Which, in turn, reminds us of the X-Trail, which uses a similar - if not identical system - and proved very handy in the slush during our coffee test in Chikmagalur. And since we're on the subject, let us tell you about the underpinnings of this monocoque chassis. The front is similar to the Logan but with extra strengthening, a MacPherson strut style layout with wishbones. The 4x2 rear is a programmed-deflection H-beam which reduce intrusion into the boot. This torsion beam set-up is nearly standard in all our hatchbacks and comes with significant cost and packaging advantages over the multi-links setup. Our 4x4 test car had a specially developed for Duster multi-arm set-up - which is needed because a torsion beam set-up interferes in packaging terms with the space required for drive shafts and other components needed to power the rear wheels in a proper 4x4 set-up.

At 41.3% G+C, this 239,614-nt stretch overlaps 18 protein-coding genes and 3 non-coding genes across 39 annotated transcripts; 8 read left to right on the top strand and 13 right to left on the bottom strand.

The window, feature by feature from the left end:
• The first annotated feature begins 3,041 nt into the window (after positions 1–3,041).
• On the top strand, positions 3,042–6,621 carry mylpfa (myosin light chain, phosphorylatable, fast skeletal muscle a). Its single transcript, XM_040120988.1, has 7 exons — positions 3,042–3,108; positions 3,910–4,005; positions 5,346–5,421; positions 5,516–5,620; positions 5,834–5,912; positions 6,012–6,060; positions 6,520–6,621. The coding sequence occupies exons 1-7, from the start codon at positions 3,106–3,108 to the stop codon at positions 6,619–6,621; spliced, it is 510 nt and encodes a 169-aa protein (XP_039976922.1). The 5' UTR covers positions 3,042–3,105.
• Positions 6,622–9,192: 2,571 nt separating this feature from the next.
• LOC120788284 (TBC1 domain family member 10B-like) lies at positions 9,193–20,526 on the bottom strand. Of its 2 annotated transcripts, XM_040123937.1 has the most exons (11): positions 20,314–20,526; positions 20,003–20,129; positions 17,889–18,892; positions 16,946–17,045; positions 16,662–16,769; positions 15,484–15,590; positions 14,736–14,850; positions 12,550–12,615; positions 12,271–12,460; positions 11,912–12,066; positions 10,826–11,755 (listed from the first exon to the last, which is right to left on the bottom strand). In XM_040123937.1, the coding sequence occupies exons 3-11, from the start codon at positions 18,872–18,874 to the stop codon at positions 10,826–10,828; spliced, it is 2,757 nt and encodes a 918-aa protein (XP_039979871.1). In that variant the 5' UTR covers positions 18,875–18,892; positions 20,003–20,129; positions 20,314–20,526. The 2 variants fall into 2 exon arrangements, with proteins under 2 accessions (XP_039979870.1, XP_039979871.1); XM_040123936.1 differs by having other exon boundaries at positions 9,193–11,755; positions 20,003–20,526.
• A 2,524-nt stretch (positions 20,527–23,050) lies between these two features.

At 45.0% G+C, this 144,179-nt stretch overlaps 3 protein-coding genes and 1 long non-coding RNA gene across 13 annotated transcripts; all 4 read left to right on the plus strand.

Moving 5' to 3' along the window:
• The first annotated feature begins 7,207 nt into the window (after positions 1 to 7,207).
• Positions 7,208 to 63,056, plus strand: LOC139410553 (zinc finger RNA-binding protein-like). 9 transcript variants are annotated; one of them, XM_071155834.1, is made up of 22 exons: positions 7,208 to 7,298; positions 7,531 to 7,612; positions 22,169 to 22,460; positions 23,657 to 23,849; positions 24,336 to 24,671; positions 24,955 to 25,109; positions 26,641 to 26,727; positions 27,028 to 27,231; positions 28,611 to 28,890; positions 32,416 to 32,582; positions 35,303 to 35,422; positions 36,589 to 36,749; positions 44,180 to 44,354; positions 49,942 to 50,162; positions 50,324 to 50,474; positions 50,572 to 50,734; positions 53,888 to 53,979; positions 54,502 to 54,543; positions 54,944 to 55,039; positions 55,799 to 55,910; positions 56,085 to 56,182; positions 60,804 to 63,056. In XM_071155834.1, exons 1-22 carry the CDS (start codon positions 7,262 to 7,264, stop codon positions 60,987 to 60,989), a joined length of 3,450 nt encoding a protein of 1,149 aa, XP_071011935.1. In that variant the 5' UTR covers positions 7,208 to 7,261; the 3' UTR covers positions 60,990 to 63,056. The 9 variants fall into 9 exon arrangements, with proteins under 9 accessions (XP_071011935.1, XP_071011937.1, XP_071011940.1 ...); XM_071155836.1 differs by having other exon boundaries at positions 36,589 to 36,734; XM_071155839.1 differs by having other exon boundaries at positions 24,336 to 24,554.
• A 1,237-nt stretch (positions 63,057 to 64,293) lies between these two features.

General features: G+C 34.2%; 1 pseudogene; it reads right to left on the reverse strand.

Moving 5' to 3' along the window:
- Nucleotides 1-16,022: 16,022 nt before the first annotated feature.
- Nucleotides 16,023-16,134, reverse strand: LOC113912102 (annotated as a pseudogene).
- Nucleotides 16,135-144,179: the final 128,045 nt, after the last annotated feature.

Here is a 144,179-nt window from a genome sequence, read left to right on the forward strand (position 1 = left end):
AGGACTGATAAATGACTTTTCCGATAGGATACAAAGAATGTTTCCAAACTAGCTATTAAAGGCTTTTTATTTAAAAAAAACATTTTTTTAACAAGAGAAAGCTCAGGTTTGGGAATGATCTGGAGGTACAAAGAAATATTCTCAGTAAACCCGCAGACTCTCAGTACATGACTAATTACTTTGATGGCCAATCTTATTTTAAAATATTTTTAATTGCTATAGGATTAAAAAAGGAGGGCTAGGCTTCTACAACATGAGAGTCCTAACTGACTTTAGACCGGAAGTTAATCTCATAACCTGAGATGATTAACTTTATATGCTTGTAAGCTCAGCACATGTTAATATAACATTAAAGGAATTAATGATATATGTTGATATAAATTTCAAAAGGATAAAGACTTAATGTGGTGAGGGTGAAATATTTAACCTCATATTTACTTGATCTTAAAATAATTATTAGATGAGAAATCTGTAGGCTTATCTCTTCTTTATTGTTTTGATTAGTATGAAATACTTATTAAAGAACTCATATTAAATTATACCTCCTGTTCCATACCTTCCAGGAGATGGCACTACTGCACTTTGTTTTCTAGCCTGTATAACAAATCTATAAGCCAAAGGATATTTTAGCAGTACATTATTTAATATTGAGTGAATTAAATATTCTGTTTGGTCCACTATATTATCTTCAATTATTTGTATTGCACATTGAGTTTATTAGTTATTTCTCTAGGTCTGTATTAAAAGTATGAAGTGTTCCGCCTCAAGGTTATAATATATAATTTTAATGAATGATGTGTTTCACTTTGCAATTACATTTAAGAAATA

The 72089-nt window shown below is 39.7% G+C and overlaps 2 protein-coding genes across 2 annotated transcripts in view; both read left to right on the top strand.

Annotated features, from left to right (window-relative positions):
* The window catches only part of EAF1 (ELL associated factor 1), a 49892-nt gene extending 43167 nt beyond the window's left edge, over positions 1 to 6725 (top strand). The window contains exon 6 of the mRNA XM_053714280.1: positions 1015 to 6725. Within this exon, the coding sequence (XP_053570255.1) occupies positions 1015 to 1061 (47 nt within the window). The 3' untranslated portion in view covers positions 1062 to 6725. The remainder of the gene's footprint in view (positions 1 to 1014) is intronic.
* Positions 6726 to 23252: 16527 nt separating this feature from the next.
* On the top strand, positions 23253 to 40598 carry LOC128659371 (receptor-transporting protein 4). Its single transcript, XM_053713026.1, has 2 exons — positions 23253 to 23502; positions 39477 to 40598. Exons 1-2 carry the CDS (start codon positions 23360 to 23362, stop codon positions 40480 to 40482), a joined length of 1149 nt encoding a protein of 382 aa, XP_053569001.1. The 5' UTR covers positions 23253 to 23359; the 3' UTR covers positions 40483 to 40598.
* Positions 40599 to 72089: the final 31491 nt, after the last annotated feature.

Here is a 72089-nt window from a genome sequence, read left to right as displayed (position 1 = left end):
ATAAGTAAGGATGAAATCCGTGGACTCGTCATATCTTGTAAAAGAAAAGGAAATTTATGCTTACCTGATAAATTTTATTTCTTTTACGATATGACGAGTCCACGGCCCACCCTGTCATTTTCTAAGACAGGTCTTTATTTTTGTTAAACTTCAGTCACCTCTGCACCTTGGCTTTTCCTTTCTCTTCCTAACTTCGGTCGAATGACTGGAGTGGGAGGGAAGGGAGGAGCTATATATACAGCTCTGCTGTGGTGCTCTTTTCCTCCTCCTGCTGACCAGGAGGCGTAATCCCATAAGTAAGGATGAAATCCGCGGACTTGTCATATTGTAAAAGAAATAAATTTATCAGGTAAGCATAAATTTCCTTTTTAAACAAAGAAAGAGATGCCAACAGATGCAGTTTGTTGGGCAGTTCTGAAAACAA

On the road, the ride quality of the Duster is pretty impressive. It feels deliberate and strong over bumps but is distinctly softer than the German vehicles tend to be. Some credit here must be given to the tyres, which sport 65-profile tyres (215/65R16), that's a tall profile which works well for ride quality. And while the handling is very good indeed, we didn't really take to the steering. It's a bit weird, without feel at times and then articulate at others and heavy to turn. Over a distance, it makes holding the car in the lane more work than it should be. Aside from that, the Duster feels a bit nervous in crosswinds at high speeds, and that's also down to the tyres more suited for car like duties rather than SUV, not the best spec off-road but certainly a sight more economical at mile munching. Otherwise it is a capable highway car, easy to park and compact enough to be punted around town with ease. The Mahindra Scorpio will come off significantly behind the Duster in a head-to-head dynamics comparison. The monocoque Duster is more sure-footed at speed, more confident overall and does not shudder over bumps like the body-on-chassis Scorpio does.